These were women that had a strong sense for the pain in the world.  What would they think of the sentimentality of the day they helped create?  They understood pain in the world as only a mother could.  Their sons’ bodies were sacrificed on the altar of war.  Their sons had missing limbs, broken bodies and shattered spirits.  Their sons abused alcohol, wasted their income, their time, and their energy on the promise of an empty bottle. Their daughters lived with terror of domestic violence.  Their sons and daughters died slowly of disease.  They were mothers – not just of the offspring they raised – but of all children.

It was in the midst of this pain that they stood.  Out of the ashes of war, out of the shadow of abuse and alcohol, out of the despair of disease, the mothers stood.  They were angry with the state of the world, and wanted a day to recognize the power of mercy and love.  They wanted a day to recognize the power of women – mothers – to make a change in the world.

What would they think now?  What would they do when they saw women in Africa weeping over a child dying every 45 seconds of malaria?  What would they say to those that claim that health care is a privelege, not a right?  What would they think when they saw more sons and daughters going off to another war to kill the sons of other mothers?  How would they respond to the meth labs in living rooms?  What kind of pain would they feel?

I’m guessing that they would feel just as mothers do today when they see their children suffer.   I’m guessing they would continue to stand with their fellow mothers and support a local shelter for victims of domestic violence.  They would get involved with Imagine No Malaria, a project with a plan to eradicate malaria deaths.  They would help at food pantries at their church, organize health clinics, contribute to literacy campaigns.  What would they do when they saw that their children were in pain?  They would do what mothers do today: they would work, volunteer, preach, donate, teach, mentor, guide, and pray.

What would they think of a dandelion bouquet?  I think they would treasure it just as my mother did – like all mothers do.  They would see the love out of which it was made.  They would know that all the work they do in the world is for this: So that children every where can live in peace.  Those women, and women before them, and women since them have wanted this: to live in a world where all of God’s children are free to pick a dandelion bouquet – free of disease, free of fear, free of war.

Its a dream we all share.  It is a dream for which we all work.  In the meantime, take the time to pick a dandelion bouquet, and say a prayer for mothers.

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Dear Mom

Dear Mom,

17 years ago I told you I knew what I wanted to be when I grew up.  I was 15 years old.  It was the night your Dad died, and I was being tormented with a whirlwind of emotions.  In the midst of my emotions, I picked up a notebook and decided to write.  I didn’t know what I wanted to write, but I knew that something deep inside of me was telling me to write.  I realized in that moment that I was a writer.  I knew what I wanted to be when I grew up.  When I told you that, I was expecting you to say, “Really, what do you want to be?”  Instead you said simply, “You are going to be a minister.”  I thought you were crazy.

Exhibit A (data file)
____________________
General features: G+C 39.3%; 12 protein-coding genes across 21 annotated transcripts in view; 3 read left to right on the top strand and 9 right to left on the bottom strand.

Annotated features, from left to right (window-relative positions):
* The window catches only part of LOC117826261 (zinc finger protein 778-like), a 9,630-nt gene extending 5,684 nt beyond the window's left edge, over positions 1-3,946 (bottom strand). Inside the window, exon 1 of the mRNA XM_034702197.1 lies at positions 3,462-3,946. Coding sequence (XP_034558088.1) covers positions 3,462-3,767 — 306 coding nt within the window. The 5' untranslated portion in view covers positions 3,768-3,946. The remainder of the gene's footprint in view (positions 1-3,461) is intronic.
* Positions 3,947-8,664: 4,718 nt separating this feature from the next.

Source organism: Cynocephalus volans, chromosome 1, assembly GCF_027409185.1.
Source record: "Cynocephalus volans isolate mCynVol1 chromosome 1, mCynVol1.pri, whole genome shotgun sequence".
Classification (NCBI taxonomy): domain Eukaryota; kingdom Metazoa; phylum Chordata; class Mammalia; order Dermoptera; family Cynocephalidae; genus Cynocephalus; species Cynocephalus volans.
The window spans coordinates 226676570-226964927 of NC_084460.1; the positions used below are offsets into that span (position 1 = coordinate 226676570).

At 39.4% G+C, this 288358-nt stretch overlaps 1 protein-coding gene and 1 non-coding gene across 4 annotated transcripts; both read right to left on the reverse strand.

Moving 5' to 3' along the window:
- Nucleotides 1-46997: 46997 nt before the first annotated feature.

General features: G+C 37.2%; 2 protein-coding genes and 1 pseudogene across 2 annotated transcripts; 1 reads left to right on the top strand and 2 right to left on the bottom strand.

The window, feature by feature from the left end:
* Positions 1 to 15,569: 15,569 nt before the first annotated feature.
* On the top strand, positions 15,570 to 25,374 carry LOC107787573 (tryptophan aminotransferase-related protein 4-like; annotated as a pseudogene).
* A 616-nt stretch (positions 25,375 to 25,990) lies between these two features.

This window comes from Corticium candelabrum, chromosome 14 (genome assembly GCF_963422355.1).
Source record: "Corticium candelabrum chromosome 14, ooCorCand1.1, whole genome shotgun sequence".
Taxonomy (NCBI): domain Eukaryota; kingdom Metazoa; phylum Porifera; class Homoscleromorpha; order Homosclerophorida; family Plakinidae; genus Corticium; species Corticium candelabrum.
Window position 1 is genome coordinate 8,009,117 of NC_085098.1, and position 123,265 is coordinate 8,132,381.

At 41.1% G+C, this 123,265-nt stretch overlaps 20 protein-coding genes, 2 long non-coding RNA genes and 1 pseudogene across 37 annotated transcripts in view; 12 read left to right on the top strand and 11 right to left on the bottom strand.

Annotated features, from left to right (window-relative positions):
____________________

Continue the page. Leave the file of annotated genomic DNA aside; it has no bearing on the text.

Yet something within me never let go of that idea.  On the night that Grandpa died, something was born in me.  It was a spark that was probably there all along.  It was a spark that only you recognized.  It was a spark I figured would just fizzle out.  I was wrong.  Tonight I am going to be ordained as an Elder in the United Methodist Church.

I am going to kneel before you, the church, the Bishop and God and take vows to dedicate my life to the mission and ministry of Jesus Christ.  Tonight I will promise to teach the Bible to those seeking a deeper understanding.  I will promise to preach good news to the poor, freedom for the captives, and forgiveness to sinners.  I will promise to sit with a dying man as he takes his final breaths.  I will promise to hold an infant above the baptismal waters.  I will promise to break bread with sinners and share the cup of forgiveness.  I am going to dedicate my life to making disciples of Jesus Christ for the transformation of the world.

I will take a solemn vow and enter into a covenant relationship with the Church, the body of Christ – the only source of truth and salvation I have ever known.  The Church is not perfect.  It’s a good thing, because neither am I.  I love the United Methodist Church. I know it has made mistakes, yet I love it anyway.  I love it for so many reasons, but ultimately I love it because it was through the United Methodist Church that I discovered the love and grace of Jesus Christ.

And that is why I want to thank you.  I want to thank you and Dad for bringing me to church as a kid.  I want to thank you both for teaching me about the love of Jesus in word and deed.  I want to thank you for valuing my education, and encouraging me to reach and dream and dance.  I want to thank you for loving me, even when I forgot my homework, even when I forgot to pick up the apples in the yard, or when I forgot to give you a message.  I want to thank you for loving me so much that you could see through all of my mistakes and imperfections.  I want to thank you for loving me so much that you could see something about who I am, and who I could be.